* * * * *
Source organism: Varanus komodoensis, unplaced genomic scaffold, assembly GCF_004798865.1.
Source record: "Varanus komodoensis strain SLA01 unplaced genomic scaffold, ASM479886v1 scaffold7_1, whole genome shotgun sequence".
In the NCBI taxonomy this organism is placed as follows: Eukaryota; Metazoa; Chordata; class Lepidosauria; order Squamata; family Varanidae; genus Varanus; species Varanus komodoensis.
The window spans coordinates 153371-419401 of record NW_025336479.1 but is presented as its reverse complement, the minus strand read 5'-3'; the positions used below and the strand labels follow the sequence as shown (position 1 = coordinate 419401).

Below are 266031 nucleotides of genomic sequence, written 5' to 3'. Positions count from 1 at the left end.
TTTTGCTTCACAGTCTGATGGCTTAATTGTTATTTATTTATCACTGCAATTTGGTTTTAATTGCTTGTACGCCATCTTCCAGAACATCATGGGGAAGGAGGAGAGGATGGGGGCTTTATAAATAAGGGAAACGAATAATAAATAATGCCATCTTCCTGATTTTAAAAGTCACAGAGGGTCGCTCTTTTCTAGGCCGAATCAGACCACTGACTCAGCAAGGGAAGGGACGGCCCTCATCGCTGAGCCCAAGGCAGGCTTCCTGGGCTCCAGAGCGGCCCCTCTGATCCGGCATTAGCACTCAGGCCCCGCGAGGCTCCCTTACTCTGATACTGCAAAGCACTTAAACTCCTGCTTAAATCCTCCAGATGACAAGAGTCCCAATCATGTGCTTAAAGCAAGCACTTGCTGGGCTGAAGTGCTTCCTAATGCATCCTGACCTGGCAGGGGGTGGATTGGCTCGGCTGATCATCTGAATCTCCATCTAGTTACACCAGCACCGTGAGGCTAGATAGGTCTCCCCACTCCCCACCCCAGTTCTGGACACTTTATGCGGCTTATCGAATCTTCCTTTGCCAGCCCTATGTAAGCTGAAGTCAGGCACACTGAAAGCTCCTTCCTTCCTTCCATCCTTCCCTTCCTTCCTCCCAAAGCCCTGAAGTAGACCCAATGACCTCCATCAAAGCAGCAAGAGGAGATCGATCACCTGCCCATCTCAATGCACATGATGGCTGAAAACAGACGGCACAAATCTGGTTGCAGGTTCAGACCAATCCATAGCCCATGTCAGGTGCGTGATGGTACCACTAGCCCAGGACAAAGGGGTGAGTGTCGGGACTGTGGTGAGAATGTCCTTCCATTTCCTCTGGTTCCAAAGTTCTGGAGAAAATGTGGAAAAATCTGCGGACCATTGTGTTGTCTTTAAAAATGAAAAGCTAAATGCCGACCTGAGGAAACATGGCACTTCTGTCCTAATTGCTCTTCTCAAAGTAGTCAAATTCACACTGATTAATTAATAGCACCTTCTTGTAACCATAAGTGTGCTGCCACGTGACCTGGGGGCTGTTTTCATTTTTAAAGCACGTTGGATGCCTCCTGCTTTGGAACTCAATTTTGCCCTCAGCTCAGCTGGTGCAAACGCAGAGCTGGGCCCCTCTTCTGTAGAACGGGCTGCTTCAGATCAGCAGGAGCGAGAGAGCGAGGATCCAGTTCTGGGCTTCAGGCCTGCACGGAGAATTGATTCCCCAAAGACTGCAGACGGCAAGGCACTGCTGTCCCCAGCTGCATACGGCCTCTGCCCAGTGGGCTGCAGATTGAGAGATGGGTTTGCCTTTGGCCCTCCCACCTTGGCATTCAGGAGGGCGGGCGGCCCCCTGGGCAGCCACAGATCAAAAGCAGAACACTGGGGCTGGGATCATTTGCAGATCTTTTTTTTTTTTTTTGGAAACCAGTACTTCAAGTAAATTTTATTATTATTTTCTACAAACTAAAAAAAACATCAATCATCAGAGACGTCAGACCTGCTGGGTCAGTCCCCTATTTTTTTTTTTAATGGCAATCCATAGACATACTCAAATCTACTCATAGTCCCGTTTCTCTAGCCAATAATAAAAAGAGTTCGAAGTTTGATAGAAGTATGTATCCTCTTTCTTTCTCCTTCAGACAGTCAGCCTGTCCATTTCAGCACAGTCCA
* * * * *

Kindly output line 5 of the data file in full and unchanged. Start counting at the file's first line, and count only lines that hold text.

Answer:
Below are 266031 nucleotides of genomic sequence, written 5' to 3'. Positions count from 1 at the left end.